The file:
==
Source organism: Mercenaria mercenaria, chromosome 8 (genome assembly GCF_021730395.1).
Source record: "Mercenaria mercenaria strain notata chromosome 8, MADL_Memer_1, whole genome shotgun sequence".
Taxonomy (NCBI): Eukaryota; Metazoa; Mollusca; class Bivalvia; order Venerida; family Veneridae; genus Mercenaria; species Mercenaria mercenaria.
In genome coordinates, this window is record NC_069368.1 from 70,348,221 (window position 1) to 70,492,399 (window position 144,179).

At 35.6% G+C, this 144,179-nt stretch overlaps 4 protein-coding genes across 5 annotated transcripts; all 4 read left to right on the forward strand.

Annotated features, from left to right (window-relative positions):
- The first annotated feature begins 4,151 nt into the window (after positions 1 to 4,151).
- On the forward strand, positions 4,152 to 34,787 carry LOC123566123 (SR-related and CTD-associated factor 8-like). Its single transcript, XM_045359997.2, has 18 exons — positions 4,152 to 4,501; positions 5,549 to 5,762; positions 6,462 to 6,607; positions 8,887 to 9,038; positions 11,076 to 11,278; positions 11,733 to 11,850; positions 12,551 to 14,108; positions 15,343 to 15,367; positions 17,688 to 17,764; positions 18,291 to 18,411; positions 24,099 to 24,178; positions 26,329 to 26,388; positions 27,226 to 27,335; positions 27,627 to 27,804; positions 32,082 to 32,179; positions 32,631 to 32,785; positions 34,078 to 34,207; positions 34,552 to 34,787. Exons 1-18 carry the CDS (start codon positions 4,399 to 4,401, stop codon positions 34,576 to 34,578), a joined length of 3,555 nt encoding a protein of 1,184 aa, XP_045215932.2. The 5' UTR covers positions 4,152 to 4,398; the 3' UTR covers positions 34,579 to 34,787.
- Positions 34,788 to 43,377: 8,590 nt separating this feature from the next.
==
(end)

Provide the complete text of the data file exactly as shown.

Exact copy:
Source organism: Mercenaria mercenaria, chromosome 8 (genome assembly GCF_021730395.1).
Source record: "Mercenaria mercenaria strain notata chromosome 8, MADL_Memer_1, whole genome shotgun sequence".
Taxonomy (NCBI): Eukaryota; Metazoa; Mollusca; class Bivalvia; order Venerida; family Veneridae; genus Mercenaria; species Mercenaria mercenaria.
In genome coordinates, this window is record NC_069368.1 from 70,348,221 (window position 1) to 70,492,399 (window position 144,179).

At 35.6% G+C, this 144,179-nt stretch overlaps 4 protein-coding genes across 5 annotated transcripts; all 4 read left to right on the forward strand.

Annotated features, from left to right (window-relative positions):
- The first annotated feature begins 4,151 nt into the window (after positions 1 to 4,151).
- On the forward strand, positions 4,152 to 34,787 carry LOC123566123 (SR-related and CTD-associated factor 8-like). Its single transcript, XM_045359997.2, has 18 exons — positions 4,152 to 4,501; positions 5,549 to 5,762; positions 6,462 to 6,607; positions 8,887 to 9,038; positions 11,076 to 11,278; positions 11,733 to 11,850; positions 12,551 to 14,108; positions 15,343 to 15,367; positions 17,688 to 17,764; positions 18,291 to 18,411; positions 24,099 to 24,178; positions 26,329 to 26,388; positions 27,226 to 27,335; positions 27,627 to 27,804; positions 32,082 to 32,179; positions 32,631 to 32,785; positions 34,078 to 34,207; positions 34,552 to 34,787. Exons 1-18 carry the CDS (start codon positions 4,399 to 4,401, stop codon positions 34,576 to 34,578), a joined length of 3,555 nt encoding a protein of 1,184 aa, XP_045215932.2. The 5' UTR covers positions 4,152 to 4,398; the 3' UTR covers positions 34,579 to 34,787.
- Positions 34,788 to 43,377: 8,590 nt separating this feature from the next.